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The Late Prof. Heddendorf’s Book Republished with New Chapter by Prof. Vos

University Press of America has published a second edition of the late Russell Heddendorf’s book, Hidden Threads, with a new chapter written by Dr. Matt Vos, professor of sociology, and a new cover featuring “Red Field-Seeding,” painted by Professor of Art Jeff Morton.


Dr. Heddendorf passed away Christmas Eve, 2008. During his extensive career as a professor of sociology at Covenant, he came to know and work closely with Vos. “We really had this mentor/mentee relationship that was so important for me,” says Vos, noting that Heddendorf “gave me his academic gown when he retired, with the caveat that if any of his grandsons or granddaughters gets a PhD I have to give it back. So that was a kind of passing of a mantle.”


Part of carrying that mantle has been the project of republishing one of Heddendorf’s key works. Originally published in 1990, Hidden Threads is a study of the way scripture is woven into theories of sociology. “When we have these remarkable insights by sociologists who are maybe the farthest thing from Christians,” says Vos, “often we can find those things developed to some extent in scripture, years and years earlier.”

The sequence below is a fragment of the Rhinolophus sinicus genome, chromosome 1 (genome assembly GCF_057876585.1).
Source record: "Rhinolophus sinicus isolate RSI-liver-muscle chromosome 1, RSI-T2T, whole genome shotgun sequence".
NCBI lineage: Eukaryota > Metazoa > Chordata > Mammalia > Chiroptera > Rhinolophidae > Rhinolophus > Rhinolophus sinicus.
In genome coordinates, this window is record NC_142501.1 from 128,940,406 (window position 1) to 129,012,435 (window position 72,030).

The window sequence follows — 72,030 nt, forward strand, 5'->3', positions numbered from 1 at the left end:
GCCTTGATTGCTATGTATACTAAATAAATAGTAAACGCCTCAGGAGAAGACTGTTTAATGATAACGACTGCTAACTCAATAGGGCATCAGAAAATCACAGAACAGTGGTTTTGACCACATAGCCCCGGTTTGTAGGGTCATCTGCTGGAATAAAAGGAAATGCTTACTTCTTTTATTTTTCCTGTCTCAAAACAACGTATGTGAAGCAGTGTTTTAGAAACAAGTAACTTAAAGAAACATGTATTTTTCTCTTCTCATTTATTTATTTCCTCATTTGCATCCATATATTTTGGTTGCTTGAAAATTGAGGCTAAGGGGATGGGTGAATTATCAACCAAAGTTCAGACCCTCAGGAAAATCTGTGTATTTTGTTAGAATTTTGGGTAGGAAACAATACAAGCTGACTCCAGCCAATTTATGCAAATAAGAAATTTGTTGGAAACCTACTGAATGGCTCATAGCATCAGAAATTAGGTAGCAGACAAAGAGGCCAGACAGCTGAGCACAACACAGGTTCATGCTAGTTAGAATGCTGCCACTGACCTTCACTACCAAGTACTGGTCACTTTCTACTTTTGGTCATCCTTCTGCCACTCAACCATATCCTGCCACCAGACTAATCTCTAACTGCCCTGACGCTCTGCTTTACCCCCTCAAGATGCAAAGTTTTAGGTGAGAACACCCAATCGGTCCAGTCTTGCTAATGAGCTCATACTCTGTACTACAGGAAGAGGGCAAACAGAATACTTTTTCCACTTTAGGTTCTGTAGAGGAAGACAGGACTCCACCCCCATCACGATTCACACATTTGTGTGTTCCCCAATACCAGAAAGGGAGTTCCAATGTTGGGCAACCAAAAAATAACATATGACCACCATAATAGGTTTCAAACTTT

These insights are delivered in an effective fashion, starting with the background of each theory, and then the theory itself followed by a Christian critique. “Not the Christian critique, but that Christian critique,” notes Vos. It is in the Christian critique the hidden threads are revealed, such as the one connecting Genesis to Marx’s theory of alienation.


Vos’ new chapter applies the same method to works by postmodernists such as Baudrillard and Derrida, dealing with theories unaddressed in the original Hidden Threads. Despite the twenty-year gap between editions, Vos changed nothing outside the new chapter. “There’s a sense in which it doesn’t really go out of date,” he says of the original work. “It really fits nicely with what we’ve tried to do here at Covenant, with students working to integrate their faith with their discipline.”


In releasing this new edition, Vos hopes it will inspire students to read the primary texts of sociology for themselves, searching throughout for hidden threads of scripture. “The common idea is that scripture helps us understand the social world,” says Vos, “but what we find about the social world can help us understand the scriptures too.”